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Death Toll in Turkey and Syria Rises as Search and Rescue Efforts Continue


Turkey-Syria Earthquake 2023

ELBISTAN, TURKEY - Local people and rescue volunteers take part in a search operation on February 7, 2023 in Elbistan Turkey. A 7.8-magnitude earthquake hit near Gaziantep, Turkey, in the early hours of Monday, followed by another 7.5-magnitude tremor just after midday. The quakes caused widespread destruction in southern Turkey and northern Syria and were felt in nearby countries. (Photo by Mehmet Kacmaz/Getty Images)

The death toll continued to grow in Tukey and Syria following yesterday’s early morning 7.8 and 7.5 magnitude earthquakes that struck southeast Turkey, near Gaziantep, and northern Syria. According to government figures from Turkey and Syria, more than 7,800 people have been killed. However, local responders in Turkey fear that many more people may have already died. WHO estimates the death toll could surpass 20,000 people.

“We know that thousands of people are still under buildings and because more than 6,500 buildings collapsed, and lots of them were apartments between five and 15 floors,” said Gulcin Guresci, CEO of AKUT, a nonprofit volunteer rescue organization that is now focused on helping find people in damaged buildings.

Guresci referenced an example of a city with tens of thousands of people where the mayor told them half of the residents are under buildings.

“It is impossible to reach all the people before they die under the buildings,” she said.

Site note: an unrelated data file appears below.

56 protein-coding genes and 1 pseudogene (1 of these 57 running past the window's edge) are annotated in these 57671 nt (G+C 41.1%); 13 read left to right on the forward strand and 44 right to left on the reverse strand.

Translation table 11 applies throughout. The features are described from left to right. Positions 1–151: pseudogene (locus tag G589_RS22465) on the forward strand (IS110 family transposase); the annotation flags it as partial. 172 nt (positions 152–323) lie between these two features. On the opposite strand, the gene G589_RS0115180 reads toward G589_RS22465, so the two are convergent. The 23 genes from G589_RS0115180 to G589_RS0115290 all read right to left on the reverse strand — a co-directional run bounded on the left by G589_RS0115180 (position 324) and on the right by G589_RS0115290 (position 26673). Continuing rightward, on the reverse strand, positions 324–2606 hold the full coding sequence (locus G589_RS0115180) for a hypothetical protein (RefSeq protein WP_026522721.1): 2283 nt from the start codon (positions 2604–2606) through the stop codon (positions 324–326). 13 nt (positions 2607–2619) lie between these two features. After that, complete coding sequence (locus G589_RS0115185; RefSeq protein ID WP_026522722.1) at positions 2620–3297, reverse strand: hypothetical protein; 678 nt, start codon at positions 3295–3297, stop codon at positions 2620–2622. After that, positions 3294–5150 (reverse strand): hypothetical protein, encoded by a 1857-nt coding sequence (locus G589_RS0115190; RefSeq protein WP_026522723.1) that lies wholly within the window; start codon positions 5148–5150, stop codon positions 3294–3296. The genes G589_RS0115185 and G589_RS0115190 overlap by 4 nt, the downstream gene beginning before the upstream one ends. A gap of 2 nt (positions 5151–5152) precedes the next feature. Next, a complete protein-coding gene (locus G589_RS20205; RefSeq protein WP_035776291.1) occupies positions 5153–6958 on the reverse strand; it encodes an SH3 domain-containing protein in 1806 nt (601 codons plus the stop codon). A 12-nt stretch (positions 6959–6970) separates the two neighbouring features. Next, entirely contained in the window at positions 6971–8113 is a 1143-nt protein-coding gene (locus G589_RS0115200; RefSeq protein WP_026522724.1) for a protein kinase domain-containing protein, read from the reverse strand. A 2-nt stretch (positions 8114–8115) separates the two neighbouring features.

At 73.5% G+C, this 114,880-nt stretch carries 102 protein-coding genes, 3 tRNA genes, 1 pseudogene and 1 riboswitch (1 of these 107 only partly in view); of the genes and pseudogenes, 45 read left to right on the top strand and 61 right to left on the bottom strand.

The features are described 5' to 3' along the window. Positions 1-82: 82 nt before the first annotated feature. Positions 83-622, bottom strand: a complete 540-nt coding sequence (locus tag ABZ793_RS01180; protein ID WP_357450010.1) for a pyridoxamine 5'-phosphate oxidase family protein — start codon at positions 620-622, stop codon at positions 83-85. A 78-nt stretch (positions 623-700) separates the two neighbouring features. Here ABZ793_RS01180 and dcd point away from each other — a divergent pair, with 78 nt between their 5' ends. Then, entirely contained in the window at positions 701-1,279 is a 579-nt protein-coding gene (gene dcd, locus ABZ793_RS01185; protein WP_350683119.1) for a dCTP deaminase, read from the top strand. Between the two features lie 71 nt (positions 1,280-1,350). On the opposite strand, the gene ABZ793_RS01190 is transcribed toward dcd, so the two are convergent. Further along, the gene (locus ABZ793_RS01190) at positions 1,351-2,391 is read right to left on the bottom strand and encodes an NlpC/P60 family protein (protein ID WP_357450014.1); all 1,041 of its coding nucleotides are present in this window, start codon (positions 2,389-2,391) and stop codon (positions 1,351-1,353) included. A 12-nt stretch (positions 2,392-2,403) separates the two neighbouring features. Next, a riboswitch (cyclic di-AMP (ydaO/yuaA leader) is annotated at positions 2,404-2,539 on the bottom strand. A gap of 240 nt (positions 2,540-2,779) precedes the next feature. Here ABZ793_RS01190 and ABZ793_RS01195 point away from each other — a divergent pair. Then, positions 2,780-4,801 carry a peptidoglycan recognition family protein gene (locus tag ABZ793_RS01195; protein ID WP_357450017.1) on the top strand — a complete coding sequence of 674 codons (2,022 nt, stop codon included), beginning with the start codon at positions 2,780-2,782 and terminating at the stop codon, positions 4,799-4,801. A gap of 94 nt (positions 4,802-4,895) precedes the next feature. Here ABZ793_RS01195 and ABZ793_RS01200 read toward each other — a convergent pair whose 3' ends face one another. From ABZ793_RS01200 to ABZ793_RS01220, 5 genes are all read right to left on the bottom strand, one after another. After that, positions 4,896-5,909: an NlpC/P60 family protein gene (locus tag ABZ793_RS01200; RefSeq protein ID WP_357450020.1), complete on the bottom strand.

In addition to grave concerns about traumatic injuries and suffocation, frontline responders have also noted the cold temperatures as a critical challenge.

“Hypothermia is the biggest problem for them,” Guresci said about people trapped in collapsed buildings, adding that many roads have been damaged and that snowfall has further hampered efforts to move aid overland since there is a lack of snowplows.

In Syria, the Syrian American Medical Society Foundation (SAMS) reported hundreds of fatalities in their area of operation, northwest Syria. It said four of its health facilities had sustained damage, including two that had to be evacuated and are currently out of service. Turkey’s Ministry of Health said today that 15 hospitals are significantly damaged.

“We are in urgent need of medical supplies to treat the wounded and expand our capacity for trauma response, as well as diesel fuel for ambulances and generators to keep our equipment running and our hospitals warm,” a statement to Direct Relief from the charity read.

Multiple nonprofit aid organizations in the area have confirmed that the Bab al-Hawa border crossing, the only crossing point for humanitarian aid between Turkey and northwest Syria, has been closed.

SAMS has been active in responding to the humanitarian crisis borne of the Syrian Civil War, now in year 11, which has killed hundreds of thousands of people and displaced over 13 million people. A cholera outbreak is currently underway in the region, with more than 84,600 suspected cases reported in Syria since August last year. The case fatality rate is 0.12%.

Turkey is home to more than 3.7 million refugees from the war, most of whom live in southwest Turkey, around the earthquake’s epicenter.

To help address acute needs in the aftermath of this disaster, Direct Relief is responding to requests from its network of regional healthcare partners for emergency med packs, antibiotics, cardiovascular medicines, analgesics, personal hygiene kits, oral rehydration salts, acetaminophen, and prenatal vitamins, and more.

Direct Relief is mobilizing urgent deliveries of these requested items and has also committed $200,000 in cash assistance to support on-the-ground search and rescue efforts — a $100,000 grant to AKUT and a $100,000 grant to SAMS.

Turkey-Syria Earthquake

Direct Relief’s Response

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